Mmm, toffee apples. Who doesn't love a sugary apple on Bonfire Night? In fact, this sweet treat many of us remember from childhood is enjoyable on any chilly autumnal night, but they just look so festive – perfect throughout the autumn-winter holiday season.
Toffee apples are easy to make at home (and, in our opinion, taste much nicer than shop-bought ones). It is all about choosing your apples right, though: we prefer using small, dessert varieties such as Gala, Pink Lady, or, for the classic toffee apple look, Red Delicious. If your apples are more green than red, you can use red food colouring to achieve the classic look, but it's not necessary.
Also note that this recipe doesn't use any vinegar; some people like adding vinegar or lemon juice to improve the consistency of the toffee, but we don't think it's needed.
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How to make toffee apples
- Brown caster sugar, 250g
- Golden syrup, two tablespoons
- Butter, 20g
- Water, 250ml
1. In a heavy, large pan, combine the sugar and water and begin to gently heat. Do not stir. Don't do this on high heat, or your sugar will crystallise.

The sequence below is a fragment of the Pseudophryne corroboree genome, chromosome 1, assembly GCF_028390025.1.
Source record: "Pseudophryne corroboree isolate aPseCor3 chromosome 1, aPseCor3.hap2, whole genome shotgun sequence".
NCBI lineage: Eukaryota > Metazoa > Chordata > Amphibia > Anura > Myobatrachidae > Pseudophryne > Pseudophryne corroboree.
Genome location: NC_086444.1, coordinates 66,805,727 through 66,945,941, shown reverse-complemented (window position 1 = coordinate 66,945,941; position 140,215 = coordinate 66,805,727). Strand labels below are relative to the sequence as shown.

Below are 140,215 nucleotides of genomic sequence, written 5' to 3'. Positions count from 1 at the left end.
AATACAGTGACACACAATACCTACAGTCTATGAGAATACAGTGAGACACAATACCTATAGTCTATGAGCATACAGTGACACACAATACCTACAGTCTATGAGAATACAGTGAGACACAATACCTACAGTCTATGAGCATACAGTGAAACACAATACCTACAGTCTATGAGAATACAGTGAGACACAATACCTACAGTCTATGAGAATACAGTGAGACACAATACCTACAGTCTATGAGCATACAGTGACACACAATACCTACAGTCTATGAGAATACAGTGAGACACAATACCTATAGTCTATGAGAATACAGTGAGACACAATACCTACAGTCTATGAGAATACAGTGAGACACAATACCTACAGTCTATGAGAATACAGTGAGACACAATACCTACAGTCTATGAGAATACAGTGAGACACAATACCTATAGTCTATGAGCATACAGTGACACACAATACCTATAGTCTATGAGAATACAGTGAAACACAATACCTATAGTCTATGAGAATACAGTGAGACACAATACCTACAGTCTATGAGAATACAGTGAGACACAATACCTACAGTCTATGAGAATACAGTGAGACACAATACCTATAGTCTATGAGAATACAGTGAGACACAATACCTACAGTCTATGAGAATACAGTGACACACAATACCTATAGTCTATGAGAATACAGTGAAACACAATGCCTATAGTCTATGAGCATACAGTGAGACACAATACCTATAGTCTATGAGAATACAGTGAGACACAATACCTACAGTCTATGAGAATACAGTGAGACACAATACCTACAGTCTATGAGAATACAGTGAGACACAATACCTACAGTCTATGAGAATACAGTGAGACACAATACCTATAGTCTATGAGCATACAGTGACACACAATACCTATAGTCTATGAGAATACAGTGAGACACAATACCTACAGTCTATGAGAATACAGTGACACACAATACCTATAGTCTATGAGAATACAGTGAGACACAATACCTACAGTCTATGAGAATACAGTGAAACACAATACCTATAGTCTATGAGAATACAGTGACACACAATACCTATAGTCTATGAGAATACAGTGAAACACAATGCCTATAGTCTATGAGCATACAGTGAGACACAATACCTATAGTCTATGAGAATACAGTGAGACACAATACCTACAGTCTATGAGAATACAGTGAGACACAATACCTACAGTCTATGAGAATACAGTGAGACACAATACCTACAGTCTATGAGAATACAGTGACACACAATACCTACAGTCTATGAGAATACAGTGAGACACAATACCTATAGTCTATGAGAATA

2. Meanwhile, prepare the apples by thoroughly washing them in hot water. Apples are naturally waxy, which can prevent the toffee from sticking to them, so try to get them as squeaky clean as possible. Take some wooden skewers and pierce the apples all the way to the core, enough for you to be able to hold the apple with the skewer.
3. Line a baking tray with greaseproof paper and line up the skewered apples on it.
4. Once the sugar has completely dissolved in the hot water, add the butter and syrup. Don't stir - just gently swirl it in. Slowly bring to the boil – you want the mixture to reach 140°C. You may find that using a sugar thermometer helps, but you can also determine when the toffee is done by testing it. Pour a tiny bit onto your greaseproof paper from a teaspoon – if it sets straight away, it's done; if it's still gooey, keep boiling.
5. Once the right temperature has been reached, take the toffee off the heat and immediately dip the apples in it, rotating them as you do so. Place the apples back onto the tray and let them set. Eat the same evening (the toffee tends to weep after a few hours).
Tip: You can also make caramel apples by following the same recipe, but adding two tablespoons of cream to the mixture. Caramel takes longer to harden than toffee, so you'll need to pop your apples in the fridge for a few minutes after dipping them. And, if you want to branch out even more then why not try our bonfire toffee recipe?